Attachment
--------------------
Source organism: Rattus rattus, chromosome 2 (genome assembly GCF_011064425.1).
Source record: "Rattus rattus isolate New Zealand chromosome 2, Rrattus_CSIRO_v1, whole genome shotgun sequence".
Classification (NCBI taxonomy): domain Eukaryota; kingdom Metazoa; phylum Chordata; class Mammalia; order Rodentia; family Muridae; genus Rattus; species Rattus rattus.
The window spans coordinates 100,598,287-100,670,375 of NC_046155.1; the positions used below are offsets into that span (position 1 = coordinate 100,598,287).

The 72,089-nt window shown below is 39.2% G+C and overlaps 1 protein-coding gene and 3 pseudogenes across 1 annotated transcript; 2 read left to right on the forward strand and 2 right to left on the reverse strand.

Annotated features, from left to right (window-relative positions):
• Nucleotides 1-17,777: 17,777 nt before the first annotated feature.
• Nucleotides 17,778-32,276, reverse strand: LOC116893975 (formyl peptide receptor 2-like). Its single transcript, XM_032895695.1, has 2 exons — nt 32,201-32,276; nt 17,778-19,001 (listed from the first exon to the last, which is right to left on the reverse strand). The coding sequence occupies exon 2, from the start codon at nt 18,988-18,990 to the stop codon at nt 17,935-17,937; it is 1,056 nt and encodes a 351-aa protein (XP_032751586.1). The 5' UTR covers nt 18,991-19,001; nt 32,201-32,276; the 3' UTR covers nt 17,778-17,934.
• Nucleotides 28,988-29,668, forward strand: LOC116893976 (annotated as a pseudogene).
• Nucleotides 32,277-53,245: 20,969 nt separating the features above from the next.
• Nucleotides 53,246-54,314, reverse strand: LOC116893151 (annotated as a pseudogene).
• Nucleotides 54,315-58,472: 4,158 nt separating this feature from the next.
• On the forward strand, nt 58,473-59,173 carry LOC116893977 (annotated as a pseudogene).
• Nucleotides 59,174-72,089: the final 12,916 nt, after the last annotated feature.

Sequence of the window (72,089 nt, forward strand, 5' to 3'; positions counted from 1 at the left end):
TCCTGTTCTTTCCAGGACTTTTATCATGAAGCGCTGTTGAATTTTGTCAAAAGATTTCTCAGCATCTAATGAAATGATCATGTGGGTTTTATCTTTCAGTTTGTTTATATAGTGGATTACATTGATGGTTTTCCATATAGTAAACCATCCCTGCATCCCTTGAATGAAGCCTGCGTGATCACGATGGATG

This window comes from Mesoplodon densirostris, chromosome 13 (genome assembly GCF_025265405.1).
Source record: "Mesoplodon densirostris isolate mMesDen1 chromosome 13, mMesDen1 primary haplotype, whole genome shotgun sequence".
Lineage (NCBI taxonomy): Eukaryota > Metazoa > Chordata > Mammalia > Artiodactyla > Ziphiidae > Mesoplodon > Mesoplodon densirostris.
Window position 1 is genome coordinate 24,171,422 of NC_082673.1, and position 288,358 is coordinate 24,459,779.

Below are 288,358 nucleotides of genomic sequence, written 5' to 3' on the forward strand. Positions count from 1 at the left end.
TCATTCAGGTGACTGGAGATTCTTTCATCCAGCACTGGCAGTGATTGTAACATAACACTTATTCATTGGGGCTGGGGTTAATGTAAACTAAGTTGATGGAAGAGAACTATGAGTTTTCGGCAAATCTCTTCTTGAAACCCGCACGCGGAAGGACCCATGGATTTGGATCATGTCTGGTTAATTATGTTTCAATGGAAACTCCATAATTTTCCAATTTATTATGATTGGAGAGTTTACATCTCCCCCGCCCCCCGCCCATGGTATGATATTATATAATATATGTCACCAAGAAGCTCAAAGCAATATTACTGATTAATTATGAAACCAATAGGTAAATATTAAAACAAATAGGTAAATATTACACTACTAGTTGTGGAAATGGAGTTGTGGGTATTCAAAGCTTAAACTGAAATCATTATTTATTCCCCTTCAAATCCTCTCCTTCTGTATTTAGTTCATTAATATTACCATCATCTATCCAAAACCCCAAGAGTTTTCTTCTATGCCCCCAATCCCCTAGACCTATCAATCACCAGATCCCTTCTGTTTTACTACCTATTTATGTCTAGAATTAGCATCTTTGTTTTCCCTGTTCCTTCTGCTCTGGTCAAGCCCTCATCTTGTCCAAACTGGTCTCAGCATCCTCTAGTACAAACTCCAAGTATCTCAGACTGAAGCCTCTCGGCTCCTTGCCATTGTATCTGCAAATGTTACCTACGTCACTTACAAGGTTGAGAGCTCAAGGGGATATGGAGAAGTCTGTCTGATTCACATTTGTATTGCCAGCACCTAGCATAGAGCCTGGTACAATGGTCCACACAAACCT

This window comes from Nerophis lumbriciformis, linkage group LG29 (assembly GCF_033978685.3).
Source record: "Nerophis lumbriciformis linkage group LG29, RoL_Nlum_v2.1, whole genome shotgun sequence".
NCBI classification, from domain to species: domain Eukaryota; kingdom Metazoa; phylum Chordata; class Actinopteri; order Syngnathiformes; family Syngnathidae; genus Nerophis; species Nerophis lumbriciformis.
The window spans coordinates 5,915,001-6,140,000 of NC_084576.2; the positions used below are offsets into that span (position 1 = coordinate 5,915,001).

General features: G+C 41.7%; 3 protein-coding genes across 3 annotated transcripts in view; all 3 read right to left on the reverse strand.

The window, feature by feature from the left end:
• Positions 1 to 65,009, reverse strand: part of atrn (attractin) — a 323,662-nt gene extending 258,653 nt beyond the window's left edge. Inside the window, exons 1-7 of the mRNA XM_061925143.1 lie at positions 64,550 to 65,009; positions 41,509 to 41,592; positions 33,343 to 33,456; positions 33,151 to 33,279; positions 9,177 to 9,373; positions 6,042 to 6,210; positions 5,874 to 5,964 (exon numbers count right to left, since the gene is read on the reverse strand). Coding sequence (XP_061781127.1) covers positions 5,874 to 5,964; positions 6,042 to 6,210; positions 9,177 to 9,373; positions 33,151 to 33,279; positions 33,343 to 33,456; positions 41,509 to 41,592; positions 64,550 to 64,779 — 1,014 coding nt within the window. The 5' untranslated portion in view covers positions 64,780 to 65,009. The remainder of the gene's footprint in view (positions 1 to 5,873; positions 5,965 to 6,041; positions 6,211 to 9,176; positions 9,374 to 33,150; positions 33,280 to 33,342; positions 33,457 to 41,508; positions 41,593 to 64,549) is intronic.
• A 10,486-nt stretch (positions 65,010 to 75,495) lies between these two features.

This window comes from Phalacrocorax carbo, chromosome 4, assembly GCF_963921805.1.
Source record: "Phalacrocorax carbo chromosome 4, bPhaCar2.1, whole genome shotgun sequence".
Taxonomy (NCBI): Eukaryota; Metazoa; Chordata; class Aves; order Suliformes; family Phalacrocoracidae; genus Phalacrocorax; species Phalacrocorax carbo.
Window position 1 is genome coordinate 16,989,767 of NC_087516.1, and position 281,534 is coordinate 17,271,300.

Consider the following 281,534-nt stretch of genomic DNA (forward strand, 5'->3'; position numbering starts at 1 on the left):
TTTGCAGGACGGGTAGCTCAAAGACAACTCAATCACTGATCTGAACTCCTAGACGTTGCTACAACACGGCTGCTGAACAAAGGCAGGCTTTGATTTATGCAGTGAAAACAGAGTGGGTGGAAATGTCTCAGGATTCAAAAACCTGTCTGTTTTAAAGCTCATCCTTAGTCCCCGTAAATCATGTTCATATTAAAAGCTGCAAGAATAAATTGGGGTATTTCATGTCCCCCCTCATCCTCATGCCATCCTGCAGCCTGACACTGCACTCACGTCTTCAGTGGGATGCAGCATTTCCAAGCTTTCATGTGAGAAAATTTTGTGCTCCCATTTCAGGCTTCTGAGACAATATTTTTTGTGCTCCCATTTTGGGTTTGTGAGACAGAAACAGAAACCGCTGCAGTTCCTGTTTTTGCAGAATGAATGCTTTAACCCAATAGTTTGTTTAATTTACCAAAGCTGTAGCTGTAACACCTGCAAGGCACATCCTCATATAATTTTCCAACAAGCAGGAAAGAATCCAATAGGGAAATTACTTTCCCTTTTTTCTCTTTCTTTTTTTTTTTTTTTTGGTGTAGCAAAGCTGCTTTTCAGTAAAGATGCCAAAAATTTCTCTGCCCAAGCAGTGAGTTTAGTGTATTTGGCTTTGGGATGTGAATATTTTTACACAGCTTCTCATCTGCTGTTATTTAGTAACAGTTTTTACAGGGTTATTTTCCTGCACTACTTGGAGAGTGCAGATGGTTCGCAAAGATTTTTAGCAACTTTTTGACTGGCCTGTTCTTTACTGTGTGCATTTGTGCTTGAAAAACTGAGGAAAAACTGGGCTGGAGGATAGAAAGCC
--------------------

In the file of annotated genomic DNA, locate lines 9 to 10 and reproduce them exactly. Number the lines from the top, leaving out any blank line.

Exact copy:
• Nucleotides 28,988-29,668, forward strand: LOC116893976 (annotated as a pseudogene).
• Nucleotides 32,277-53,245: 20,969 nt separating the features above from the next.